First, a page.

Niagara Gazette

May 17, 2013

HAMILTON: Falls 'dumbs down' school board petitions

By Ken Hamilton
Niagara Gazette

Niagara Gazette — I guess that after 20 or more years, if you cannot teach your own favorite board members how to do something as simple as getting 100 of their own friends and neighbors to properly sign their petitions, then the next best thing to do is to dumb down those petitions.

Sad but true, the Niagara Falls Board of Education, ranked the fifth worst education system in Western New York, according to Business First, is indeed dumbing down its nominating petitions. Perhaps it is time for them to adjust their motto from, “Learning For All ... Whatever It Takes,“ to “Re-election for Us … Whatever it Takes.”

When Business First magazine rated our system at 92 of the 97 school districts in Western New York with high schools, superintendent Cynthia Bianco said that it was “like comparing apples to oranges.”

Now, after the last meeting, I am not sure if she meant that for the students or for the board members.

I think that school board candidates, as well as candidates for any office, should be required to personally walk the sidewalks and get signatures from a demographic cross section of the people that they seek to represent. In an at-large election like school board, those signatures should be in some systemic order according to neighborhoods and streets to ensure that they did so.

But that will not likely be the case. After I challenged some recently submitted school board petitions, the board’s attorney announced that they are going to simplifying the new petitions. To me, it is obviously so that the people who run the system can understand how to do something that is less taxing on them than it is for the social studies students who go to city council meetings to get their councilmen signatures to prove that they attended that meeting.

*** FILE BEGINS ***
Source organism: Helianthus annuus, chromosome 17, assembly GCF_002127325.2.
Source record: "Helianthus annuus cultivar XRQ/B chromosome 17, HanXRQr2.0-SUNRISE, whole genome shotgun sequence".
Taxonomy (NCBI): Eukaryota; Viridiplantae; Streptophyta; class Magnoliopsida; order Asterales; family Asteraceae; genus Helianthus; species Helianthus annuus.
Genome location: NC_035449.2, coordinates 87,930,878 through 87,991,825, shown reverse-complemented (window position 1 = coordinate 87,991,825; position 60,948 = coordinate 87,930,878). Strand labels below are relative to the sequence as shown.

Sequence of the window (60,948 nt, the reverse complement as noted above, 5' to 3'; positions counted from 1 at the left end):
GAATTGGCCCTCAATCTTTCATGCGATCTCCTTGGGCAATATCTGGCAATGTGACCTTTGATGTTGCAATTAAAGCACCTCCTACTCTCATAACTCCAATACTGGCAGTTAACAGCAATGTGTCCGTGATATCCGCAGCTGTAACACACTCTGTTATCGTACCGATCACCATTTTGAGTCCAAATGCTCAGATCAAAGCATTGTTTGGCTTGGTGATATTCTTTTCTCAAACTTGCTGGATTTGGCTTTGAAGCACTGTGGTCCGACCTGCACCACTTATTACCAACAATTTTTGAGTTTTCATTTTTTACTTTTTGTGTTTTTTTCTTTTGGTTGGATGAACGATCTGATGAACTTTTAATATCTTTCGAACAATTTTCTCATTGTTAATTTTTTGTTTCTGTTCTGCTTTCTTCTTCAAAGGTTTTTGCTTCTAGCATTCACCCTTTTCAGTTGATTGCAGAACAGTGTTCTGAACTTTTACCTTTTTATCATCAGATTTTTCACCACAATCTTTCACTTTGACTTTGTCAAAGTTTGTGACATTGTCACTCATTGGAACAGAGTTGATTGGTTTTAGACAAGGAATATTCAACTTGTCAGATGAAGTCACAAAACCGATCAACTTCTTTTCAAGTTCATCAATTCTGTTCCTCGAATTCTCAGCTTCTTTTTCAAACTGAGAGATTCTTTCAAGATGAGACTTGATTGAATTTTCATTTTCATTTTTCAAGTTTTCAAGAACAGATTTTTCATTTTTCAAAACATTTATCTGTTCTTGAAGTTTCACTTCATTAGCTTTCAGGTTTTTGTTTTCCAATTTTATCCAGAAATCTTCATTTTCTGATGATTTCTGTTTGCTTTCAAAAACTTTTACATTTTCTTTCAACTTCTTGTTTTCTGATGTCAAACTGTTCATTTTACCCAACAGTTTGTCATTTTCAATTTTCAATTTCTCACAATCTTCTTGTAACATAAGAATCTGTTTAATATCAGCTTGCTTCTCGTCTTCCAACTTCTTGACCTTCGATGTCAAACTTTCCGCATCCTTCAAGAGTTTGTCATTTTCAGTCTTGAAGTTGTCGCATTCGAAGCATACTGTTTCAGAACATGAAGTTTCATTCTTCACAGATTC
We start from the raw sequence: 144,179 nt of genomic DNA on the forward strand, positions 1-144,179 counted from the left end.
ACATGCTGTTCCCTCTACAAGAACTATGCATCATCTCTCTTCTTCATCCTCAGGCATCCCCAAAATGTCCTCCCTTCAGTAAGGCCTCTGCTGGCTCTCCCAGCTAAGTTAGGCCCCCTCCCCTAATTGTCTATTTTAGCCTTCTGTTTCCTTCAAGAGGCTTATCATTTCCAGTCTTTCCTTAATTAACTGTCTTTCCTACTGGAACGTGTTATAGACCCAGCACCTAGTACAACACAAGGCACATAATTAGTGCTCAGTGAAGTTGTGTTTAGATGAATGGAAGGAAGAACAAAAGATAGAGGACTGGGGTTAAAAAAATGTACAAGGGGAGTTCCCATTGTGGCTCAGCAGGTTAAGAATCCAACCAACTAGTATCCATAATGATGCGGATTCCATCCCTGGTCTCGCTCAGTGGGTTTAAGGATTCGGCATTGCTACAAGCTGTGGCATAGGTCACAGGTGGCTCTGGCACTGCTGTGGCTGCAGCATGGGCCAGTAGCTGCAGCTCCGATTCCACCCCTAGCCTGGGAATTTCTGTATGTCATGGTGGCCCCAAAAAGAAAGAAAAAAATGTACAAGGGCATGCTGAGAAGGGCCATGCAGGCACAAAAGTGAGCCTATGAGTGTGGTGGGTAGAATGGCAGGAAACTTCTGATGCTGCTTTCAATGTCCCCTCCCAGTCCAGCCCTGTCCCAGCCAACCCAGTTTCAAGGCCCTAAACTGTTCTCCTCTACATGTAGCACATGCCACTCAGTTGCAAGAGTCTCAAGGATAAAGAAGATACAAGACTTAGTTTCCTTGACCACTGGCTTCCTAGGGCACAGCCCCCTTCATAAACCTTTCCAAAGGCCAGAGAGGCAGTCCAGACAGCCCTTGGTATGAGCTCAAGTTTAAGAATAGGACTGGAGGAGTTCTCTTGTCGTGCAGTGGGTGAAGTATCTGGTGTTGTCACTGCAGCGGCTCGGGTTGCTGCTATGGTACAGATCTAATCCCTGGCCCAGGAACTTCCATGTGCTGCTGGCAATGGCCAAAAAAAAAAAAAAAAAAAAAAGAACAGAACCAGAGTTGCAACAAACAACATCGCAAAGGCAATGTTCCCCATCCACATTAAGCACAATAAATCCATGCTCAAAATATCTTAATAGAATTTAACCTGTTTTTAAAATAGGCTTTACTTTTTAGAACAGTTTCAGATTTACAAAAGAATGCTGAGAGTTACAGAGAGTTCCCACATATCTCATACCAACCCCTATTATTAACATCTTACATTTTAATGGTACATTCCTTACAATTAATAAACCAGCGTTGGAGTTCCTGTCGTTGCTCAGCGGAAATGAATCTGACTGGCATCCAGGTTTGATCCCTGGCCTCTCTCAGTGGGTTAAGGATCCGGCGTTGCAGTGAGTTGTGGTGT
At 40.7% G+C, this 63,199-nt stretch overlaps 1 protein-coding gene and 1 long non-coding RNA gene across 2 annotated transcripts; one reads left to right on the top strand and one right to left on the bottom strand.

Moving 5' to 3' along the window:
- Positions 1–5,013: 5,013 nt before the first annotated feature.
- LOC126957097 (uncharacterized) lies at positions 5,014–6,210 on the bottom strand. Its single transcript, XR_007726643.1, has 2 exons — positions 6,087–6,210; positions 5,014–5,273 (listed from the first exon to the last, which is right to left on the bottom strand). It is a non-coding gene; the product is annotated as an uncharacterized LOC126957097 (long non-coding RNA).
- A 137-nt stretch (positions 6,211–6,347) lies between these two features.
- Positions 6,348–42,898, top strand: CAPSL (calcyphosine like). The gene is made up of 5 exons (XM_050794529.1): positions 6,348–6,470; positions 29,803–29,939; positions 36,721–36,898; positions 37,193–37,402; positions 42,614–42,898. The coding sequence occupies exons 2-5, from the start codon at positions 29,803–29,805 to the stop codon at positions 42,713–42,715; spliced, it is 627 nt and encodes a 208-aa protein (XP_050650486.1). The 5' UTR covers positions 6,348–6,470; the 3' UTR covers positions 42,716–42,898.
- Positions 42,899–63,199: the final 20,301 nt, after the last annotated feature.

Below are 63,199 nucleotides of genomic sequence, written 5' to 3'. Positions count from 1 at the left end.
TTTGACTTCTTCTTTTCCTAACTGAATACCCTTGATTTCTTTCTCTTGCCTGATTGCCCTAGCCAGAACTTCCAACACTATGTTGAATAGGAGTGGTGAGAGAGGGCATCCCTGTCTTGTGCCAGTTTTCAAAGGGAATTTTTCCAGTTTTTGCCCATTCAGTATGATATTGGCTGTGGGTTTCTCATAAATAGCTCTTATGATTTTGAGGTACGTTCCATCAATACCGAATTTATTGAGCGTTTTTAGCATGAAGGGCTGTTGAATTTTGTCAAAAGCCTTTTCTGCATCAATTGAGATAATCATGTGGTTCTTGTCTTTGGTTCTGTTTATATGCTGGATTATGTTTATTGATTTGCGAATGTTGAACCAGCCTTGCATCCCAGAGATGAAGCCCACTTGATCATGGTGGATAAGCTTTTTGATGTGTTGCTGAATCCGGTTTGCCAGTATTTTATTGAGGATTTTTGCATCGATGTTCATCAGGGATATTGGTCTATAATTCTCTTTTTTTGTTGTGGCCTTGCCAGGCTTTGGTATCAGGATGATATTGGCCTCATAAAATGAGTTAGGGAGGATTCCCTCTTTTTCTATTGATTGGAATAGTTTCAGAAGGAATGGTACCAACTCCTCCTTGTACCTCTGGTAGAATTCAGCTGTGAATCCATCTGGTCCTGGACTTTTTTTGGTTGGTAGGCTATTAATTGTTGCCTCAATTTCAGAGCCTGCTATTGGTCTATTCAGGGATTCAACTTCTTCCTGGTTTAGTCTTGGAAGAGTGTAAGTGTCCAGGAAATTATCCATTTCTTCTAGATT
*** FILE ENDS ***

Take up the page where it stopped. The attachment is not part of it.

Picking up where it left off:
Of particular trouble with the now “old” petitions was the affidavit where the collector of the signatures had to sign that they actually knew and had witnessed each signatory on the petition. Some of those petitions brought me a great deal of doubt as to the integrity of the people who signed.

What’s the board’s solution? Get rid of the affidavits.

But blatantly wrong with all of the petitions was that required and missing column that indicated the date when the signatory had signed — and, according to some, it had been missing for more than 30 years.

What’s the board’s solution?

Now get this, kids. Because everyone got that wrong, then it just doesn’t count. Try that on your next test.

Last July, I wrote a column on how one school board took a high school competency test and failed it.

I defended that board because, as CBS Radio commentator Dave Ross asked, “Do we want our kids to be dumber than we are?”

Of course not, but if that school board was indeed dumber than its “apple” students who passed the competency test, then how worse off would you expect a school board that oversees “oranges” to be?

Despite their inability to properly run petitions, while we expect honesty, openness and integrity from our students, then should we not expect the same from the administration and the board?

In closing, schools’ attorney Angelo Massaro told the board that if its candidates had followed their own petitioning rules (instead of screwing up the petitions that they did pass) then there would not have been any eligible school board candidates to be elected at all.

One has to wonder, given the ranking of our education system, and the way that it is run, is no school board members at all such a bad idea?

I’m just asking.

Contact Ken Hamilton at

Contact Ken Hamilton at